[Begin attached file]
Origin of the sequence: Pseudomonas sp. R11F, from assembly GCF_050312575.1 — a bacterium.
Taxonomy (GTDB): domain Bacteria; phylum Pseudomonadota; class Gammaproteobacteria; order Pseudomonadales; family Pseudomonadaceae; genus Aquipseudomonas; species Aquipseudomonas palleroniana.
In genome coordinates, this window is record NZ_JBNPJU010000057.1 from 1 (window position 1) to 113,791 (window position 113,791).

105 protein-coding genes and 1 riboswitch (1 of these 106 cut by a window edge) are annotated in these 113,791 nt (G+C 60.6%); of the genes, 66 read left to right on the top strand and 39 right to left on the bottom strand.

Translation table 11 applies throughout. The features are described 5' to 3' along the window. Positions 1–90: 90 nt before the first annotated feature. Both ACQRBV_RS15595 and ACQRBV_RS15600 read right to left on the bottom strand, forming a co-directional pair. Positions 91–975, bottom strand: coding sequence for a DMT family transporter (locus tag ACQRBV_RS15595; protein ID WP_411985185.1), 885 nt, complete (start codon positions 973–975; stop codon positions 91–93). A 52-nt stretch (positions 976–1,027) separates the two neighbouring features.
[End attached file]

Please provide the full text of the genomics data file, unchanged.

Origin of the sequence: Pseudomonas sp. R11F, from assembly GCF_050312575.1 — a bacterium.
Taxonomy (GTDB): domain Bacteria; phylum Pseudomonadota; class Gammaproteobacteria; order Pseudomonadales; family Pseudomonadaceae; genus Aquipseudomonas; species Aquipseudomonas palleroniana.
In genome coordinates, this window is record NZ_JBNPJU010000057.1 from 1 (window position 1) to 113,791 (window position 113,791).

105 protein-coding genes and 1 riboswitch (1 of these 106 cut by a window edge) are annotated in these 113,791 nt (G+C 60.6%); of the genes, 66 read left to right on the top strand and 39 right to left on the bottom strand.

Translation table 11 applies throughout. The features are described 5' to 3' along the window. Positions 1–90: 90 nt before the first annotated feature. Both ACQRBV_RS15595 and ACQRBV_RS15600 read right to left on the bottom strand, forming a co-directional pair. Positions 91–975, bottom strand: coding sequence for a DMT family transporter (locus tag ACQRBV_RS15595; protein ID WP_411985185.1), 885 nt, complete (start codon positions 973–975; stop codon positions 91–93). A 52-nt stretch (positions 976–1,027) separates the two neighbouring features.